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Sailing Boat

Appellation Anarchy

Before ‘Vancouver’ became its official title in 1886, the fledgling city changed names faster than a thirsty sawmill worker could down pints at Gassy Jack’s saloon. From the late 1870s onwards, hundreds of nomenclatures were formally road-tested here, only to be rejected and superseded within days.


Most of these alternative names were soon forgotten––until 1924, when elderly local Percy ‘Fibber’ McGee produced what he claimed was an official handwritten ledger of all the adopted appellations. Quizzed by a reporter from the Vancouver Advocate, he said he’d rescued it from the ashes of the Great Fire, pointing to a faded burn on his left hand as proof.


Among the hundreds of names it contained––each with the date of adoption and the date it was discarded (usually less than a week apart)––were several that echoed the area’s weather or topography. These included Treeville, Drizzleton, Fogtropolis and Mudpatch-on-Sea. Others reflected local wildlife, including Beaverton, Eagleford and, intriguingly, both Unicornia and Port Sasquatch.


According to McGee, some of the names resulted from a popular drinking game at Gassy Jack’s bar. Participants would yell out suggestions, and fellow drinkers would reply “Hell yeah” or “Stick it where the sun don't shine.” If your name was rejected, you had to drink a Sour Nut Cocktail. Made from absinthe and molasses, it contained the decaying left testicle of a long-deceased donkey.


Gastown is the only name we remember today from this tipsy contest. But McGee’s ledger provides a full rundown of other suggestions that won boisterous favour in the bar. These include Burpville, Fartington, Free Beer Town and New Abbotsford. Gassy Jack himself was likely behind some of the other bar-derived names, especially Deightonia and Jackchester.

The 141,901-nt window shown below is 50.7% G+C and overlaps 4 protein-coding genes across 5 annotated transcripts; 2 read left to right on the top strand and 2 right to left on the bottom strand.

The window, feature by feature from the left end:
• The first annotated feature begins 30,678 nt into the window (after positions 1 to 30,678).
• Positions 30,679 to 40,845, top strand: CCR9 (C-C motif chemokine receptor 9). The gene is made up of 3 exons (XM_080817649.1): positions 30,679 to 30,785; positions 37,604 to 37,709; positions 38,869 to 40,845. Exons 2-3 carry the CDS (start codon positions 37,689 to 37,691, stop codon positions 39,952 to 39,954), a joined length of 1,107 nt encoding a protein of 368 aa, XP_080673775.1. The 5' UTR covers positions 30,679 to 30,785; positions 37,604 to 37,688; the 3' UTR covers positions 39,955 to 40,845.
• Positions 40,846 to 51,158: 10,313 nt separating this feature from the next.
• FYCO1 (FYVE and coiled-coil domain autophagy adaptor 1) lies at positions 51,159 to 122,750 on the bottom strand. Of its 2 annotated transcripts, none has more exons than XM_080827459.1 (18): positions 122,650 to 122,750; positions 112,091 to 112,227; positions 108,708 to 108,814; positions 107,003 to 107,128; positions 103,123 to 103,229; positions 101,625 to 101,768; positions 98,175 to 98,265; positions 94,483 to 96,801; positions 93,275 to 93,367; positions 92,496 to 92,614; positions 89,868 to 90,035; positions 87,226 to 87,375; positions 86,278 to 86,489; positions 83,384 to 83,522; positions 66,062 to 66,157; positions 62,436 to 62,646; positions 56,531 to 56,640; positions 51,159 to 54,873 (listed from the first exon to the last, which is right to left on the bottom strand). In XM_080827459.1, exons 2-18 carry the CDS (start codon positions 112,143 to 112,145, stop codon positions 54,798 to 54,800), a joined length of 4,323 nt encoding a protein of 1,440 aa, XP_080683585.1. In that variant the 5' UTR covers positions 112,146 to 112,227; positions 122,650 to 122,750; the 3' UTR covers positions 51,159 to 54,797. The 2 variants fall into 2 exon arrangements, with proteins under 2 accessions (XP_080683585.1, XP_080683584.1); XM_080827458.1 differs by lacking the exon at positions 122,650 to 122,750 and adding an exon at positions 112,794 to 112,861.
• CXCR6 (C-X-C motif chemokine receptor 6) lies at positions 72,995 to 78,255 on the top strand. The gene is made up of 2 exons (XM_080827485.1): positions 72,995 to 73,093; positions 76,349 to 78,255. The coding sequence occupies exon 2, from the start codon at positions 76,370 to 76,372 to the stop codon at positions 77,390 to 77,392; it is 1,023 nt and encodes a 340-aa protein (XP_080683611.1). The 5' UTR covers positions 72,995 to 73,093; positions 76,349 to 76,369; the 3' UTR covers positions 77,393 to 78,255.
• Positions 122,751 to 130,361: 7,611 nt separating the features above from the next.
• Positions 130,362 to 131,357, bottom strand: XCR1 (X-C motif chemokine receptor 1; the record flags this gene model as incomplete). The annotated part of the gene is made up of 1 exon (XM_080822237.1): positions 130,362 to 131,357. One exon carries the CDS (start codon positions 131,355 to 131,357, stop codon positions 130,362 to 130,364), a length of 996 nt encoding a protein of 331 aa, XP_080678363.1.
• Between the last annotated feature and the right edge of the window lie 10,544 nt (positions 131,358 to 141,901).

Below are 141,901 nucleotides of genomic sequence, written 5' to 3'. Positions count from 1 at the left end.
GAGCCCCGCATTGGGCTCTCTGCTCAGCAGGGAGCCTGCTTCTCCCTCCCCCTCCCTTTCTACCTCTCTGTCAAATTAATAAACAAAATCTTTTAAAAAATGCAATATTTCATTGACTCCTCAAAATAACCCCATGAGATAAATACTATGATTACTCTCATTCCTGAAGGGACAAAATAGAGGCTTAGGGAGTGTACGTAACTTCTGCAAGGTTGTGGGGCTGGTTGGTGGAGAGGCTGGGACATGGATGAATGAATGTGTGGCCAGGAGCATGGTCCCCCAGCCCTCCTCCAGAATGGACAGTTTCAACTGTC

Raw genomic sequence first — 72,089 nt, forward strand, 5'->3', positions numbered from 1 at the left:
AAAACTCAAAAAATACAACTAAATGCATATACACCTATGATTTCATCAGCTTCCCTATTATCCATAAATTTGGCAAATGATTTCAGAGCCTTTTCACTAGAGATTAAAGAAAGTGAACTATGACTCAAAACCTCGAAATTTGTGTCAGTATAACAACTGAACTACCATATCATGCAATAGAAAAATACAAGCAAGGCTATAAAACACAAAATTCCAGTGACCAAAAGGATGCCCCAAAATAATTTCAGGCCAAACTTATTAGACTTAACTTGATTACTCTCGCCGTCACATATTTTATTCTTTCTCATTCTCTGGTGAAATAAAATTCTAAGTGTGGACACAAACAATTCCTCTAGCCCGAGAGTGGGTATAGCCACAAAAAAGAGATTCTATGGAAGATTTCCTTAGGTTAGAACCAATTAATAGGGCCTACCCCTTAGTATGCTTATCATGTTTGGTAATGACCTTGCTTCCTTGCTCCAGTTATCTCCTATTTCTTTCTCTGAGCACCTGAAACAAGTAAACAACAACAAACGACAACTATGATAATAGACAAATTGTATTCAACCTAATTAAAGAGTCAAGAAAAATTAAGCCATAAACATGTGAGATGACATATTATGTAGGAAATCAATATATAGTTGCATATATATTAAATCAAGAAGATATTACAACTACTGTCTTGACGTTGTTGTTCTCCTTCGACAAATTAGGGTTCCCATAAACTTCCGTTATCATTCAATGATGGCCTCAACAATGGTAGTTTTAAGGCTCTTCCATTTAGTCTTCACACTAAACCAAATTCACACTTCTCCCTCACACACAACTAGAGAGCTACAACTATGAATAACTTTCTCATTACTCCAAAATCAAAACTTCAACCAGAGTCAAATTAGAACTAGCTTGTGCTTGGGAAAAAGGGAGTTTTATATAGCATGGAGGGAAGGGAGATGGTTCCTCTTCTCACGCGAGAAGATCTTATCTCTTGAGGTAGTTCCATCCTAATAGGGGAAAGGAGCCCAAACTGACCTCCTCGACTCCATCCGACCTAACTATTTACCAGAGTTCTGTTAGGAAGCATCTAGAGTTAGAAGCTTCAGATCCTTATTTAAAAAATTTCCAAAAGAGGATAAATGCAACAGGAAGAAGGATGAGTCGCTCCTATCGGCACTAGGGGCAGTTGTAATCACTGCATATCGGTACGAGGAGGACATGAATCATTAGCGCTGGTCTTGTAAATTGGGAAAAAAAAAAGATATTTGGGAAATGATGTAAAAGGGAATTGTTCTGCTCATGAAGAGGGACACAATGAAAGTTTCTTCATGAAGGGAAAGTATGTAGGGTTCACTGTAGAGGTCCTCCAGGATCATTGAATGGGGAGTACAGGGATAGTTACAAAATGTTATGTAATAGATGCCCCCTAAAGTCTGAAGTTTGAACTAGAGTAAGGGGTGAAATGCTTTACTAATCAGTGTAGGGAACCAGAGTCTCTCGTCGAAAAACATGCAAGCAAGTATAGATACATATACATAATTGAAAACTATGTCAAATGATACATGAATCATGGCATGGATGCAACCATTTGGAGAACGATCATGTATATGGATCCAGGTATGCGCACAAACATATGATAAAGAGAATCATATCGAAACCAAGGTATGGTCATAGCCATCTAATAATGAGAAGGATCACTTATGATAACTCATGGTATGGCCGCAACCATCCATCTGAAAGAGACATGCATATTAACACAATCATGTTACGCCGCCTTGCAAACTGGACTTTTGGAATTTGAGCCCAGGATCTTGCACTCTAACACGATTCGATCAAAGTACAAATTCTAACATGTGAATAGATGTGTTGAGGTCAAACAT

McGee recalled that this period of nomenclature volatility eventually took its toll on the locals, leaving many confused and demoralized. With the name of their townsite changing almost weekly, they were unable to tell people where they lived. The mail service also frequently failed to deliver––the 1881 festive season was blighted by suicides when zero Christmas cards arrived in the area.


Eventually, the chaos was resolved in London by Queen Victoria, after officials implored her to settle the matter with a new name. Rolling her eyes and glancing around her gilded dining room for inspiration, she suggested Tabletown, Creamerville and Teacake-on-Sea, before one of her 73 children ran in clutching a velveteen toy rabbit he called Verity Vancouver. Luckily, she failed to spot the other toy he was carrying: a saggy clown named Prince Poopington.

Read more from Vancouverandom: A Miscellany of Untrue History About the Birthplace of the Ear Trumpet here.

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